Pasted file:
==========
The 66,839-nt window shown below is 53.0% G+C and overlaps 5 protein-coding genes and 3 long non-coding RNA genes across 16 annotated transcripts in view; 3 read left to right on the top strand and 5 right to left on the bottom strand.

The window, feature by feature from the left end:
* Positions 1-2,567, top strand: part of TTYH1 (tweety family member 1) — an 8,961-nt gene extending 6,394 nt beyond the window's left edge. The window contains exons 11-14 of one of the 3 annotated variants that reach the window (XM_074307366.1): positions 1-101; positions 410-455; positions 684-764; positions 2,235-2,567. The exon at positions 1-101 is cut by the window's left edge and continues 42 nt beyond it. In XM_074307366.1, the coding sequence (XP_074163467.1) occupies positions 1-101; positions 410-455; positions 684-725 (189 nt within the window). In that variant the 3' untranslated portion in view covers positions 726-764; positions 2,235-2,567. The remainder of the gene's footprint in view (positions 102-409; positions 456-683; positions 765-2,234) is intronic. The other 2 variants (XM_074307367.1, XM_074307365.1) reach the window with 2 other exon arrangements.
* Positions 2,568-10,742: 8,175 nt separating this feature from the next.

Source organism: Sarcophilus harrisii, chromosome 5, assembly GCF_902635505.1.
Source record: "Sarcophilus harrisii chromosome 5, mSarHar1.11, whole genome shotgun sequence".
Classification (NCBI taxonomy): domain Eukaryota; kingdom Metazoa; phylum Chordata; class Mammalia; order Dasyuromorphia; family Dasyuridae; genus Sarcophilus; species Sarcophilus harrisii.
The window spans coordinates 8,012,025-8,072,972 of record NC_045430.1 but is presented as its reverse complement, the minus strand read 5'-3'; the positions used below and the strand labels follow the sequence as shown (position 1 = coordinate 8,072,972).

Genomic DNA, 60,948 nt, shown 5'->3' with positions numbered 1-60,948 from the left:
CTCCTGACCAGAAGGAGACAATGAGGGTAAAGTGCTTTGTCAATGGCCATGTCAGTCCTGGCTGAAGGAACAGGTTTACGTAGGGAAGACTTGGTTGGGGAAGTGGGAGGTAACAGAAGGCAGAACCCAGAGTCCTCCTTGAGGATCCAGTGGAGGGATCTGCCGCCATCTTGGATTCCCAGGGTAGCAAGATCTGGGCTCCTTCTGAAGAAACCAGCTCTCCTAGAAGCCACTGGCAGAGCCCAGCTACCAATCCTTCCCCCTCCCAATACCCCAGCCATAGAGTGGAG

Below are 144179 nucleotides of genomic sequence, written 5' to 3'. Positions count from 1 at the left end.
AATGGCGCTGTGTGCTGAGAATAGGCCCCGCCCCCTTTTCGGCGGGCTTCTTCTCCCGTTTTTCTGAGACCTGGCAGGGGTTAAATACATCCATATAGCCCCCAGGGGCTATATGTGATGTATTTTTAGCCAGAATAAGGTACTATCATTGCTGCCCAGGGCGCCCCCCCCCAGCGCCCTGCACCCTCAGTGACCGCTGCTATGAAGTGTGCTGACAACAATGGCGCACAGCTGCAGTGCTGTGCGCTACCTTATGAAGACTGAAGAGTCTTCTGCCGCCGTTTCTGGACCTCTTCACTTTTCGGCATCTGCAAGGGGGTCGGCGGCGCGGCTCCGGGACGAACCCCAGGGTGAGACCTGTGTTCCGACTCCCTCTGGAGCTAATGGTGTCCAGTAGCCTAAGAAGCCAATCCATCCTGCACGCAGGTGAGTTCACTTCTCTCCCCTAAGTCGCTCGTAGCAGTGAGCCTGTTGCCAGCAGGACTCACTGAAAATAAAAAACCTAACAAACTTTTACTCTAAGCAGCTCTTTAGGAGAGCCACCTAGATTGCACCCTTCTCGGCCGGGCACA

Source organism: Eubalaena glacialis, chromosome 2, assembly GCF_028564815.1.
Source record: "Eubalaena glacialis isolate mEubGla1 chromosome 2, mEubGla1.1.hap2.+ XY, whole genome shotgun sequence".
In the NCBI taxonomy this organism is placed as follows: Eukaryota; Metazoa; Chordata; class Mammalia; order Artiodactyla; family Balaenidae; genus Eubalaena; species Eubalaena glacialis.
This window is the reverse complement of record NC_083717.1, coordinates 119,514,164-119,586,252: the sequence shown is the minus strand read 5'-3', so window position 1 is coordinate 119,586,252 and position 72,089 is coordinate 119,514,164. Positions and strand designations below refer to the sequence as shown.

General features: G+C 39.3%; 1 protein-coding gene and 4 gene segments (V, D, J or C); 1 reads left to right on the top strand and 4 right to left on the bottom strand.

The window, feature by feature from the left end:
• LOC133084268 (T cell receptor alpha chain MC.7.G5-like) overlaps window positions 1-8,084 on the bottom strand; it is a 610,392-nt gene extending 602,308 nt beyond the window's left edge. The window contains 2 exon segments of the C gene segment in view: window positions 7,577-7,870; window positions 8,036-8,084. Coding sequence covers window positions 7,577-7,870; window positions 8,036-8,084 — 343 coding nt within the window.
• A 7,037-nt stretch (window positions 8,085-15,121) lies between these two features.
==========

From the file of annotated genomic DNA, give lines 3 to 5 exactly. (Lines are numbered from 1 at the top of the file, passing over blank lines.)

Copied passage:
* Positions 1-2,567, top strand: part of TTYH1 (tweety family member 1) — an 8,961-nt gene extending 6,394 nt beyond the window's left edge. The window contains exons 11-14 of one of the 3 annotated variants that reach the window (XM_074307366.1): positions 1-101; positions 410-455; positions 684-764; positions 2,235-2,567. The exon at positions 1-101 is cut by the window's left edge and continues 42 nt beyond it. In XM_074307366.1, the coding sequence (XP_074163467.1) occupies positions 1-101; positions 410-455; positions 684-725 (189 nt within the window). In that variant the 3' untranslated portion in view covers positions 726-764; positions 2,235-2,567. The remainder of the gene's footprint in view (positions 102-409; positions 456-683; positions 765-2,234) is intronic. The other 2 variants (XM_074307367.1, XM_074307365.1) reach the window with 2 other exon arrangements.
* Positions 2,568-10,742: 8,175 nt separating this feature from the next.

Source organism: Sarcophilus harrisii, chromosome 5, assembly GCF_902635505.1.